There’s no doubt that there’s been a huge focus on disaster recovery (DR) beginning in 2020 and carrying over into 2021. The high-profile and wide-ranging SolarWinds breach along with the rise in ransomware and malware attacks has caused a lot of organizations to reevaluate their DR strategies.
In the past, many businesses just viewed DR plans as an insurance policy they would probably never need to use. However, this past year has underlined how important DR plans can be to enable businesses to recover from all types of outages ranging from hardware failures to recovering from malware attacks. Gartner reported that “seventy-six percent of respondents reported an incident during the past two years that required an IT DR plan; more than 50% reported at least two incidents.”
However, today’s DR requirements go beyond maintaining your existing recovery strategies. Today, the influx of a wide range of new technologies and changes in the ways that businesses operate have forced organizations to change and evolve their DR processes. Some of the main factors that are driving organizations to rethink their DR strategies include:
- Work from Home (WFH) –The pandemic disrupted the way many companies had to do their day-to-day operations with many businesses moving to a remote model. The WFH model brought with it many more remote devices including bringing your own devices (BYOD) that needed to be protected.
- Ransomware – Not surprisingly, the increase in WFH during 2020 was accompanied by an increase in ransomware attacks. WFH exposes many vulnerabilities that are often protected in the office environment. This increase in ransomware attacks means that organizations need to be able to isolate and protect their critical backups as well as being able to restore both their servers and a wide range of remote end-user devices.
- Disaster-Recovery-as-a-Service (DRaaS) – The use of DRaaS is also changing the way many businesses approach DR. The use of DRaaS is rapidly increasing as it has proven to be a simple, cost-effective way for many SMB organizations to implement DR. While DRaaS is most popular in the SMB market it is enterprise-capable as well and all of the major cloud providers offer enterprise-scale DRaaS.
- Multi-Cloud Environments – Even apart from DRaaS the cloud and the multi-cloud have been game-changers for DR. Moving to a multi-cloud architecture has become more common as businesses look to become cloud-agnostic and to futureproof their business and avoid cloud lock-in. However, using multi-clouds adds more options in terms of backup targets as well as more complexity to protect various cloud services running in different clouds.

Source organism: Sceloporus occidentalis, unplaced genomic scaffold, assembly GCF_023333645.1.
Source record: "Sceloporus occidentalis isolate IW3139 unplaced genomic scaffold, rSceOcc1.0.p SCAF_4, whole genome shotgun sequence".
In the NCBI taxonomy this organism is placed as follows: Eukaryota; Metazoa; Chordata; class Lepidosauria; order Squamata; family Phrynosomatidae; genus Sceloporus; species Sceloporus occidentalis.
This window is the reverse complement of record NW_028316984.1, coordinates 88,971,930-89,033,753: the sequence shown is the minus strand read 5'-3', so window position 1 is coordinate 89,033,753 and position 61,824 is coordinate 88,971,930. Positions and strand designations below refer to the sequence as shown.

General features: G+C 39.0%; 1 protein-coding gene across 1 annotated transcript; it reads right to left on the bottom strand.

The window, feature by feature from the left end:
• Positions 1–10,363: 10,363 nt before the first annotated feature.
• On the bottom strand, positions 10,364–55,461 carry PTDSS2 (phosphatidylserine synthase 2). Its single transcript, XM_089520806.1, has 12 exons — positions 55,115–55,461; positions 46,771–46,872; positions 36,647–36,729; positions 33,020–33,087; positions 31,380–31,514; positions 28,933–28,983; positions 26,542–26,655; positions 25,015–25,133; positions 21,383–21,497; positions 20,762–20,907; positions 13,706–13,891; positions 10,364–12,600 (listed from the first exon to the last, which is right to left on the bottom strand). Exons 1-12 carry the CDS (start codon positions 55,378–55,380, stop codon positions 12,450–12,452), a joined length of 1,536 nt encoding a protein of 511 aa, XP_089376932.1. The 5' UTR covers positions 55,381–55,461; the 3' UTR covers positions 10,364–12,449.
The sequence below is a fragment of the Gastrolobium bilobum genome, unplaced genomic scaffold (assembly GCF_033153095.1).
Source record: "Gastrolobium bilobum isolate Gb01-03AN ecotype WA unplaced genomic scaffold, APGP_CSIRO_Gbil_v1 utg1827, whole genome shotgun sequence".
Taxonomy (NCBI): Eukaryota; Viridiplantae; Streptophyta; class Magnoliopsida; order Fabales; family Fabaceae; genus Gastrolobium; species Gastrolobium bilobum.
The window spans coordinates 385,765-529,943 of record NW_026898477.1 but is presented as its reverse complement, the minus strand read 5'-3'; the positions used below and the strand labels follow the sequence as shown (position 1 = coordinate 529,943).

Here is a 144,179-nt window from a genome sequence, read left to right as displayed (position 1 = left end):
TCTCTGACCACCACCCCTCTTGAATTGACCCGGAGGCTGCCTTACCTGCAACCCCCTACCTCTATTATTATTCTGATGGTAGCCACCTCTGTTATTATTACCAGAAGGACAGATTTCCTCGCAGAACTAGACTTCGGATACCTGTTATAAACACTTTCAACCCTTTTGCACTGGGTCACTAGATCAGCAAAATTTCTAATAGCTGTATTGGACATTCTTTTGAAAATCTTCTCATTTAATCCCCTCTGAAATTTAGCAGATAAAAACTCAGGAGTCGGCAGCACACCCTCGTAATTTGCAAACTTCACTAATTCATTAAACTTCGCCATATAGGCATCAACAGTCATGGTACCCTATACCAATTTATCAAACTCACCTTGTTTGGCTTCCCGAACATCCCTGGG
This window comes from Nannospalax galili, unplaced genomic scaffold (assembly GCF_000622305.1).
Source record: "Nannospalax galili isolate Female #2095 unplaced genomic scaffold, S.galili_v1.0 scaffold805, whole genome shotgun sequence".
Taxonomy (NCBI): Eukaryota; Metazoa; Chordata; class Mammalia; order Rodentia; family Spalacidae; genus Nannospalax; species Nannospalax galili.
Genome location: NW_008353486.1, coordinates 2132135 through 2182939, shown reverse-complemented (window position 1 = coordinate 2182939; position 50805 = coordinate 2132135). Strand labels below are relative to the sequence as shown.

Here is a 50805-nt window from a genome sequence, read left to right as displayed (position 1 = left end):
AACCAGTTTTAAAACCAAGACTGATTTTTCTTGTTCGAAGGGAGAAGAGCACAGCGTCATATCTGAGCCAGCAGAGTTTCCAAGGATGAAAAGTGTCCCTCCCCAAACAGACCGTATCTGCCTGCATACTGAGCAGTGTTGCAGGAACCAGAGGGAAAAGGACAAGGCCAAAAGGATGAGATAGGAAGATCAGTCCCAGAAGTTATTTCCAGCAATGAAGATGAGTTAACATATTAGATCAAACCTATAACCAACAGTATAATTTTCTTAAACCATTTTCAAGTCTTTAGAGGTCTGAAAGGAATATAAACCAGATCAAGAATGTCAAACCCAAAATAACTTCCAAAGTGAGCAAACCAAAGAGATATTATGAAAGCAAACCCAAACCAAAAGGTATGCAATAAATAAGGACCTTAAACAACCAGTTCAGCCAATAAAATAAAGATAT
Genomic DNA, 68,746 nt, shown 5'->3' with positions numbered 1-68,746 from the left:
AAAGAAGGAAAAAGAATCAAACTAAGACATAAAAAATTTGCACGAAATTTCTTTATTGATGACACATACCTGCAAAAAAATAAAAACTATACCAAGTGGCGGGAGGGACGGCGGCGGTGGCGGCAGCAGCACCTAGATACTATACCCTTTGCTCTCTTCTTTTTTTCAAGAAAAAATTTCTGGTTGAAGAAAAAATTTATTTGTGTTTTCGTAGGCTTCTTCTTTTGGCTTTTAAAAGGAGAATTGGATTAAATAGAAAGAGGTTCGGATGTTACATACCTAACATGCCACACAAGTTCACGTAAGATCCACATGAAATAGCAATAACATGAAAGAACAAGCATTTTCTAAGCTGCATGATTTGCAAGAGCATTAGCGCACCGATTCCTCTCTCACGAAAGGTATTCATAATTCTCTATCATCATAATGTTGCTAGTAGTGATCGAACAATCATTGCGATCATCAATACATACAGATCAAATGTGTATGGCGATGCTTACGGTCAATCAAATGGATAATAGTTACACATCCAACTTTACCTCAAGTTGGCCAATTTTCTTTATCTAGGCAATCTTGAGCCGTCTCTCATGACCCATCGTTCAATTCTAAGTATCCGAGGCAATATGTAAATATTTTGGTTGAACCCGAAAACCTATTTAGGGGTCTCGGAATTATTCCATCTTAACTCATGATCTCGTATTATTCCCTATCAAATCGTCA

- Containers – Another factor that’s changing the way businesses approach DR is the move toward containers and Kubernetes. Many businesses are looking at migrating their legacy monolithic applications toward a new cloud-based microservice and containerized application model. Providing DR for containers, their images, and in many cases the Kubernetes platform has far different requirements than traditional applications.
- Edge computing– The growth of Edge computing has also changed the way organizations need to deal with DR. In many ways, the Edge reverses the trend toward the cloud by bringing processing power, storage, and data back on site. All of the major cloud providers offer some form of Edge solutions that are typically part of a hybrid cloud deployment. From a DR perspective, utilizing the Edge brings in new on-premise devices and storage that need to be part of your DR plan.
Data is the most valuable asset for most businesses. Data drives applications and provides business insights for better decision-making. If a disaster or a malware attack results in downtime — even for a short amount of time — it can result in a significant loss of revenue and productivity as well as damaged customer and partner relations. It’s no surprise that in response to the rapidly changing DR environment that DR budgets are increasing. The State of Enterprise Data Resiliency and Disaster Recovery report found that 74.9% of respondents said their DR budget has grown over the past year. Gartner has reported that “in 2020, 50% of organizations expect to spend at least 7% of their IT budget on disaster recovery (DR), compared to 30% in 2019.”
As today’s computing solutions grow more varied and more complex, the DR plans that you use to protect them must evolve to encompass these new technologies and operating procedures that today’s businesses have been adopting.